For Princeton sophomores, the start of second semester can seem like a last-minute mad dash to fulfill prerequisites, choose concentrations and solidify academic paths. Especially for sophomores who have not yet decided on a major, this period can be considerably stressful and overwhelming. While I am not quite in this boat—I have already decided to concentrate in the Woodrow Wilson School—I am facing a similar struggle as I try to settle on a specific track. (For those of you unfamiliar with the track system, Wilson School majors are required to choose a specific field of study under the overarching subject of public and international affairs.)
With the concentration decision deadline rapidly approaching, I’ve decided to treat shopping period as the ultimate academic research experience. Choosing your major really is a lot like tackling a research project. Potential research questions include what are your academic passions? In which areas do you excel? In what ways do you want to be challenged? With whom do you wish to work?
Data collection for this research project comes from the classes you’ve taken up until this point. You’ve explored a variety of fields — courtesy of Princeton’s distribution requirements — to see which classes and departments you enjoy the most. You’ve spoken to expert sources like your advisers and professors. You may have even gained outside experience through summer internships or research projects. In theory, by sophomore spring, we have all collected enough material to address our driving questions and choose a concentration. But what if you are a sophomore who doesn’t yet have an answer to these questions? What if your data collection phase isn’t over?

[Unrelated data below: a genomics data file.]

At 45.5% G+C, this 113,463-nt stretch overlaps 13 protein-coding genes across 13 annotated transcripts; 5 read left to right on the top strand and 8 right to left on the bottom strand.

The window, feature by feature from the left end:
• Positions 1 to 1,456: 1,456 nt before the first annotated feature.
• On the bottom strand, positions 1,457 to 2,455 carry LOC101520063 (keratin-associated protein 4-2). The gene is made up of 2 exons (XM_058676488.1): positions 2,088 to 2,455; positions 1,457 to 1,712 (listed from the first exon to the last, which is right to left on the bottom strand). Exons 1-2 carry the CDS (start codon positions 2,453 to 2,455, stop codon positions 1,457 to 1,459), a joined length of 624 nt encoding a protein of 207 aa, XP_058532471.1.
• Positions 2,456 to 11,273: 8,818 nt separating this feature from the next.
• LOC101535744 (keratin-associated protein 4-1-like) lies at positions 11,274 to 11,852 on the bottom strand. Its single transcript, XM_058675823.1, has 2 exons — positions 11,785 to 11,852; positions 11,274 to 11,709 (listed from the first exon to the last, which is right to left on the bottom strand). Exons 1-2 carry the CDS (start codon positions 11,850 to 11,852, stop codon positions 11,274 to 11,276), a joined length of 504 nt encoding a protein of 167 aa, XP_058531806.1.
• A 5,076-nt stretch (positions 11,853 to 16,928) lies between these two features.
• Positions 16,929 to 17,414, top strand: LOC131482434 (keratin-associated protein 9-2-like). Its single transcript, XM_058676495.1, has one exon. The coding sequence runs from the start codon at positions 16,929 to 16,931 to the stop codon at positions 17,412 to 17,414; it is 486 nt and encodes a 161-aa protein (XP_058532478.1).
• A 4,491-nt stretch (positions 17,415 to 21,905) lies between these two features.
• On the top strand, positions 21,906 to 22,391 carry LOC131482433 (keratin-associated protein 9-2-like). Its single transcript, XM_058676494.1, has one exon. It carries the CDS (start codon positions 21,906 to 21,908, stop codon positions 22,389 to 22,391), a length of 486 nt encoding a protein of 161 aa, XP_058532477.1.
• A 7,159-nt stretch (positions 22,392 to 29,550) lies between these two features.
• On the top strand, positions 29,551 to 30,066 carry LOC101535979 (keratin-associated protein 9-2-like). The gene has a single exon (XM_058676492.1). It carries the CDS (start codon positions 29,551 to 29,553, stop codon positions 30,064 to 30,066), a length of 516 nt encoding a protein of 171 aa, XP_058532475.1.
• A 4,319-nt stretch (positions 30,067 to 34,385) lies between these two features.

But what if your data collection phase isn’t over?
Don’t worry—you still have time. The deadline to declare isn’t until April 19, so you can still explore different fields in your classes. The classes you take during sophomore spring may actually be the most helpful to determine your interests. Often, they address topics in a more nuanced and informative way than introductory courses. The trick is to pick classes that will best serve you in the final stretch of the data collection process (which is why add-drop period is an important time for us sophomores).
Use these early weeks to sit in on classes that intrigue you. For example, I have not yet decided whether to follow the gender and sexuality track or the housing and urban issues track, so I’ve incorporated a survey urban studies course and a gender history course into my schedule. Think strategically. Make sure you are fulfilling all prerequisites for any concentrations you are still considering. Most importantly, during shopping period and for the rest of the semester, treat these classes as a means of gathering information about your interests. Think critically about how you see yourself moving forward in various departments. What would your independent work look like? What classes would you have to take? Would you be happy exploring certain topics in great detail?
My final piece of advice for sophomores’ last-minute data collection is to remember that this research project extends far beyond choosing your major. You will have plenty of opportunities to narrow your focus within your concentration and change direction as you see fit. I won’t be choosing my track as if it is a be-all end-all academic decision. Rather, I plan on approaching it as just another step in researching how to move forward in my academic career.
—Emma Kaeser, Social Sciences Correspondent